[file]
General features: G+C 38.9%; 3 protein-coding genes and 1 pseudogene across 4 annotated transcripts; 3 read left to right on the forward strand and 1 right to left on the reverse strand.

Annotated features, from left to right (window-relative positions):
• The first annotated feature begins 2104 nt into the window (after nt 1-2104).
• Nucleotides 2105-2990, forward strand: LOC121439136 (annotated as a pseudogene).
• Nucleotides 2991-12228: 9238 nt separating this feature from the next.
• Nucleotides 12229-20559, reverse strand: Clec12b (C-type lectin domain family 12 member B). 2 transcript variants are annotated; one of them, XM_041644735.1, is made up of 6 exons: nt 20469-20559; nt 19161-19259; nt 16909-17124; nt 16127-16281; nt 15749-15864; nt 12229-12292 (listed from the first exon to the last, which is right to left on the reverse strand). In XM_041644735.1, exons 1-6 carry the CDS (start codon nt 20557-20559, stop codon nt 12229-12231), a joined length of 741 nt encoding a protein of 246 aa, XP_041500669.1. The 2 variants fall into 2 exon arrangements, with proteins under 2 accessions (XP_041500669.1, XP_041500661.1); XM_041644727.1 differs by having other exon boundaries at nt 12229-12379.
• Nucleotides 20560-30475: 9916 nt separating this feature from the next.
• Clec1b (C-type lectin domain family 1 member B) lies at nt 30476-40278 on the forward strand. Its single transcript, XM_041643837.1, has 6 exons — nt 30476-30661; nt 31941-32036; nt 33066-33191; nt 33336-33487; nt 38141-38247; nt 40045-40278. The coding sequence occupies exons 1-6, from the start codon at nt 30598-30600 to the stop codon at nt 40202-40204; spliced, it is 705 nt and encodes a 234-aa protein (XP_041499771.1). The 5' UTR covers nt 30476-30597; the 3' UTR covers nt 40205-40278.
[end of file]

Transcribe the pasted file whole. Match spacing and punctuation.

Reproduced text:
General features: G+C 38.9%; 3 protein-coding genes and 1 pseudogene across 4 annotated transcripts; 3 read left to right on the forward strand and 1 right to left on the reverse strand.

Annotated features, from left to right (window-relative positions):
• The first annotated feature begins 2104 nt into the window (after nt 1-2104).
• Nucleotides 2105-2990, forward strand: LOC121439136 (annotated as a pseudogene).
• Nucleotides 2991-12228: 9238 nt separating this feature from the next.
• Nucleotides 12229-20559, reverse strand: Clec12b (C-type lectin domain family 12 member B). 2 transcript variants are annotated; one of them, XM_041644735.1, is made up of 6 exons: nt 20469-20559; nt 19161-19259; nt 16909-17124; nt 16127-16281; nt 15749-15864; nt 12229-12292 (listed from the first exon to the last, which is right to left on the reverse strand). In XM_041644735.1, exons 1-6 carry the CDS (start codon nt 20557-20559, stop codon nt 12229-12231), a joined length of 741 nt encoding a protein of 246 aa, XP_041500669.1. The 2 variants fall into 2 exon arrangements, with proteins under 2 accessions (XP_041500669.1, XP_041500661.1); XM_041644727.1 differs by having other exon boundaries at nt 12229-12379.
• Nucleotides 20560-30475: 9916 nt separating this feature from the next.
• Clec1b (C-type lectin domain family 1 member B) lies at nt 30476-40278 on the forward strand. Its single transcript, XM_041643837.1, has 6 exons — nt 30476-30661; nt 31941-32036; nt 33066-33191; nt 33336-33487; nt 38141-38247; nt 40045-40278. The coding sequence occupies exons 1-6, from the start codon at nt 30598-30600 to the stop codon at nt 40202-40204; spliced, it is 705 nt and encodes a 234-aa protein (XP_041499771.1). The 5' UTR covers nt 30476-30597; the 3' UTR covers nt 40205-40278.